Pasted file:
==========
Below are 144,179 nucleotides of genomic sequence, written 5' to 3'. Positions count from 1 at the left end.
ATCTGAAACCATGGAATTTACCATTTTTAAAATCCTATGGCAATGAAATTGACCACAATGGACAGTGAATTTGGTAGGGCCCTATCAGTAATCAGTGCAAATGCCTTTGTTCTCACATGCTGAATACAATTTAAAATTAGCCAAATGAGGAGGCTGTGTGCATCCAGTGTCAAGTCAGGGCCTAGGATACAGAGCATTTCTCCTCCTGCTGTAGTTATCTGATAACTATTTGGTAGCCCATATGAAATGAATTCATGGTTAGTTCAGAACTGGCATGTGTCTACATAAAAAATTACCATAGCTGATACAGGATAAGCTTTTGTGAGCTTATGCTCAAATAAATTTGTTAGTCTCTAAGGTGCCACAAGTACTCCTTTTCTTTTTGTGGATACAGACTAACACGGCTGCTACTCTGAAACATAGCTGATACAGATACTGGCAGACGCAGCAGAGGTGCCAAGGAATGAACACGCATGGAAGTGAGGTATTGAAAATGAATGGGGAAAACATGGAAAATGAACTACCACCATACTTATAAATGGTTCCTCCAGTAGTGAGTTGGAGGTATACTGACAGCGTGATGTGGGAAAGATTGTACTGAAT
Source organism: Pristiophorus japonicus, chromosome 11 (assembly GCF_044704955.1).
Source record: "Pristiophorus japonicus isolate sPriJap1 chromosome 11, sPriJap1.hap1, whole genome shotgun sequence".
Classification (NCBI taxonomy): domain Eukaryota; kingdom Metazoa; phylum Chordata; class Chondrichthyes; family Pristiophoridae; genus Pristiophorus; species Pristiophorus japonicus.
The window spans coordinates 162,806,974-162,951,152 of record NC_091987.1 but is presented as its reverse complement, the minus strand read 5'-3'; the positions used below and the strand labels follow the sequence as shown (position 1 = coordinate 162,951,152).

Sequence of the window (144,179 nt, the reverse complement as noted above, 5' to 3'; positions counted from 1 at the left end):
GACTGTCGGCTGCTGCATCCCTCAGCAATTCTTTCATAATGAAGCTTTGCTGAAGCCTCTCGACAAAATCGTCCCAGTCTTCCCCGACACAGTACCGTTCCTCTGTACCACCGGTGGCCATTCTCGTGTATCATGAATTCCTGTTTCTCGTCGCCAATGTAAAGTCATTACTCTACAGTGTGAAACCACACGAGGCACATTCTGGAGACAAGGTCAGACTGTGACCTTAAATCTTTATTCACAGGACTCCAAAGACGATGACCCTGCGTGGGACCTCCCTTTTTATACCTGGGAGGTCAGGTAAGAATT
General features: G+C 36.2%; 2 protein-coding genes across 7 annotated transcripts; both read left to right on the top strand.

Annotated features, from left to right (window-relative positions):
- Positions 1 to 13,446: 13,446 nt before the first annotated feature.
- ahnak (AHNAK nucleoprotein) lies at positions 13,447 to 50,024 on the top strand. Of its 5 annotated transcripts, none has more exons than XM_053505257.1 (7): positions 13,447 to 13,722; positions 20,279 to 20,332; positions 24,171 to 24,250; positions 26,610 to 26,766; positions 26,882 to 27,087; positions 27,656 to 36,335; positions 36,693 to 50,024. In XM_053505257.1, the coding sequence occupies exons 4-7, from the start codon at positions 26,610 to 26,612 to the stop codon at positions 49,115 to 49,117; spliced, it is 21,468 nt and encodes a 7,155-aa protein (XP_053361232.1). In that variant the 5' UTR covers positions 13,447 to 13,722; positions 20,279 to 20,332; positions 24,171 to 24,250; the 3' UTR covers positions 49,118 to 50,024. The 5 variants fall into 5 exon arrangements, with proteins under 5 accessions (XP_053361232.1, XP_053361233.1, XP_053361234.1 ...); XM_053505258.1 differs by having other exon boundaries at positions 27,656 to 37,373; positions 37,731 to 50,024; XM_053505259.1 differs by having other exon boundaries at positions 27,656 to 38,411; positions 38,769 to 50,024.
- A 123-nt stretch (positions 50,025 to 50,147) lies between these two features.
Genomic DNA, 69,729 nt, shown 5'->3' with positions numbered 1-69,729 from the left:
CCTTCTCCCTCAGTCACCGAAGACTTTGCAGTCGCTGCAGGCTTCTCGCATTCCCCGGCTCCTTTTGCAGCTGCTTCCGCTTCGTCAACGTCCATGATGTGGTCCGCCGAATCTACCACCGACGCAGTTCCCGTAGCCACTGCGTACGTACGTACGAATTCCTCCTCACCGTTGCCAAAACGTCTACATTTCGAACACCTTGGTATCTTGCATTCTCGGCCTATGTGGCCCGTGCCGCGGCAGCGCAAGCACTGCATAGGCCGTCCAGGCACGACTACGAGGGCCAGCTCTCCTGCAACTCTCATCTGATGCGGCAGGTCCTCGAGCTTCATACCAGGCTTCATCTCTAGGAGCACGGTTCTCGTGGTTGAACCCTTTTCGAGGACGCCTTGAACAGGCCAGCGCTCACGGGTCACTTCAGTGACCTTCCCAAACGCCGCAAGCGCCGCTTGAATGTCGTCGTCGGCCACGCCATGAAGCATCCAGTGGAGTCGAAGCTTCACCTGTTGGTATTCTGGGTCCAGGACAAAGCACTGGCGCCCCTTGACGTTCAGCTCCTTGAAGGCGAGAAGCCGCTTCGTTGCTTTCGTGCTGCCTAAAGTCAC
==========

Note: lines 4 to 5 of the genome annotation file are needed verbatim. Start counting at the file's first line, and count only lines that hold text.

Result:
Source record: "Pristiophorus japonicus isolate sPriJap1 chromosome 11, sPriJap1.hap1, whole genome shotgun sequence".
Classification (NCBI taxonomy): domain Eukaryota; kingdom Metazoa; phylum Chordata; class Chondrichthyes; family Pristiophoridae; genus Pristiophorus; species Pristiophorus japonicus.